Volume 16, Issue 22 - May 29-June 4, 2008

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Sky Watch by J. Alex Knoll

Phoenix Rising

Our newest visitor to Mars lands at the planet’s north pole

The waning crescent moon rises well after midnight at week’s end and disappears amid the glare of the sun by Tuesday.

Dark skies reveal Mars high in the east, around 8:25pm this week. Looking like little more than an orange smudge, our neighboring planet is pulling far from us in its orbit. We can nonetheless see it in startling clarity after last weekend’s successful landing of the Phonenix explorer and pictures taken by the Mars Reconnaissance Orbiter 200 miles overhead.

After nine and a half months traveling 422 million miles, Phoenix touched down near Mars’s north pole. Originally one of two polar landers destined for Mars, this craft was deep-sixed after the 1999 disappearance of the Mars Polar Lander during its descent to the south pole. Finally, the north-pole mission was revived, and the craft was renamed after the bird of myth reborn from its own ashes.

With a robotic arm, Phoenix will dig into the frozen crust to “study the history of water and habitability potential in the Martian arctic’s ice-rich soil,” its mission states. To see more, log onto the website of the University of Arizona, Tuscon, which manages the mission with NASA’s Jet Propulsion Laboratory at Caltech: http://phoenix.lpl.arizona.edu/mission.php.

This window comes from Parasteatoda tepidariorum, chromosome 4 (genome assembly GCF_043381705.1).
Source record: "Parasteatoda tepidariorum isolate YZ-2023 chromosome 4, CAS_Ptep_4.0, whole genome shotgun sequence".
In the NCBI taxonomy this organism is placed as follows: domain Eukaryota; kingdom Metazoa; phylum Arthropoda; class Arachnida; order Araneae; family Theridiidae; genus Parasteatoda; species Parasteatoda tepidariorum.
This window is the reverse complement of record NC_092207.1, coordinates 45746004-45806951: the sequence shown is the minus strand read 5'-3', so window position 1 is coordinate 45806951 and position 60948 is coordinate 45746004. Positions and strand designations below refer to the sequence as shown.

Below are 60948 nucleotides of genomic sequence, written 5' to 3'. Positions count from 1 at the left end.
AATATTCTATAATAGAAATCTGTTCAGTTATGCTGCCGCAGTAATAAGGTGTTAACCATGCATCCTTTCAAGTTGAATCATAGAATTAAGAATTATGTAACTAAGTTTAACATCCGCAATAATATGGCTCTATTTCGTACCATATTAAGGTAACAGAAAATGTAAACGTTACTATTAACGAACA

Illustration: © Copyright 1925 M.C. Escher/Cordon Art-Baarn-Holland; Graphics: © Copyright 2007 Pacific Publishers. Reprinted by permission from the Tidelog graphic almanac. Bound copies of the annual Tidelog for Chesapeake Bay are $14.95 ppd. from Pacific Publishers, Box 480, Bolinas, CA 94924. Phone 415-868-2909. Weather affects tides. This information is believed to be reliable but no guarantee of accuracy is made by Bay Weekly or Pacific Publishers. The actual layout of Tidelog differs from that used in Bay Weekly. Tidelog graphics are repositioned to reflect Bay Weekly’s distribution cycle.Tides are based on National Oceanic and Atmospheric Administration and are positioned to coincide with high and low tides of Tidelog.

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